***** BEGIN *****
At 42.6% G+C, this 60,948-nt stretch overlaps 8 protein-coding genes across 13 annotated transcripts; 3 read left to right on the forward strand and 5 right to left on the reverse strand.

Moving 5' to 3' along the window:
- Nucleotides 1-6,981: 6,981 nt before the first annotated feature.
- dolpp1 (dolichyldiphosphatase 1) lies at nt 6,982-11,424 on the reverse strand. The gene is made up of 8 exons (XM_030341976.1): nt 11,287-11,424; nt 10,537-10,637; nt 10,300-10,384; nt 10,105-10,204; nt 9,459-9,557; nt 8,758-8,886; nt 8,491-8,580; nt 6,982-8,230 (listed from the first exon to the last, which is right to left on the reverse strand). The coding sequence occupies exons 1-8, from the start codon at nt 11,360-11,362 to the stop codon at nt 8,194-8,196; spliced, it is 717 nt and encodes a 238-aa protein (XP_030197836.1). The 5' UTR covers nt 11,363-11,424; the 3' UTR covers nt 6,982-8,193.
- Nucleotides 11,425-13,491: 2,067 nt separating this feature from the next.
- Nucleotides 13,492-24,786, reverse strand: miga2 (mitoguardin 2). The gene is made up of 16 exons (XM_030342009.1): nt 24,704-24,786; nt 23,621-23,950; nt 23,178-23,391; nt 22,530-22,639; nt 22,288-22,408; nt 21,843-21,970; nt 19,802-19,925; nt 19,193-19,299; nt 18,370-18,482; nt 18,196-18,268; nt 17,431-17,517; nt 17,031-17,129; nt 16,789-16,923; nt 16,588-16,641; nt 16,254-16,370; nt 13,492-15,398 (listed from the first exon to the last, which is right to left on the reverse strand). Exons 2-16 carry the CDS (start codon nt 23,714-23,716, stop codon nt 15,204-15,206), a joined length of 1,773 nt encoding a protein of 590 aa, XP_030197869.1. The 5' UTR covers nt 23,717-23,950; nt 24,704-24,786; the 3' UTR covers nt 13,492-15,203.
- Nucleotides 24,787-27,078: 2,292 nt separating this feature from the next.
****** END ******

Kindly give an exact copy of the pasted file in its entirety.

At 42.6% G+C, this 60,948-nt stretch overlaps 8 protein-coding genes across 13 annotated transcripts; 3 read left to right on the forward strand and 5 right to left on the reverse strand.

Moving 5' to 3' along the window:
- Nucleotides 1-6,981: 6,981 nt before the first annotated feature.
- dolpp1 (dolichyldiphosphatase 1) lies at nt 6,982-11,424 on the reverse strand. The gene is made up of 8 exons (XM_030341976.1): nt 11,287-11,424; nt 10,537-10,637; nt 10,300-10,384; nt 10,105-10,204; nt 9,459-9,557; nt 8,758-8,886; nt 8,491-8,580; nt 6,982-8,230 (listed from the first exon to the last, which is right to left on the reverse strand). The coding sequence occupies exons 1-8, from the start codon at nt 11,360-11,362 to the stop codon at nt 8,194-8,196; spliced, it is 717 nt and encodes a 238-aa protein (XP_030197836.1). The 5' UTR covers nt 11,363-11,424; the 3' UTR covers nt 6,982-8,193.
- Nucleotides 11,425-13,491: 2,067 nt separating this feature from the next.
- Nucleotides 13,492-24,786, reverse strand: miga2 (mitoguardin 2). The gene is made up of 16 exons (XM_030342009.1): nt 24,704-24,786; nt 23,621-23,950; nt 23,178-23,391; nt 22,530-22,639; nt 22,288-22,408; nt 21,843-21,970; nt 19,802-19,925; nt 19,193-19,299; nt 18,370-18,482; nt 18,196-18,268; nt 17,431-17,517; nt 17,031-17,129; nt 16,789-16,923; nt 16,588-16,641; nt 16,254-16,370; nt 13,492-15,398 (listed from the first exon to the last, which is right to left on the reverse strand). Exons 2-16 carry the CDS (start codon nt 23,714-23,716, stop codon nt 15,204-15,206), a joined length of 1,773 nt encoding a protein of 590 aa, XP_030197869.1. The 5' UTR covers nt 23,717-23,950; nt 24,704-24,786; the 3' UTR covers nt 13,492-15,203.
- Nucleotides 24,787-27,078: 2,292 nt separating this feature from the next.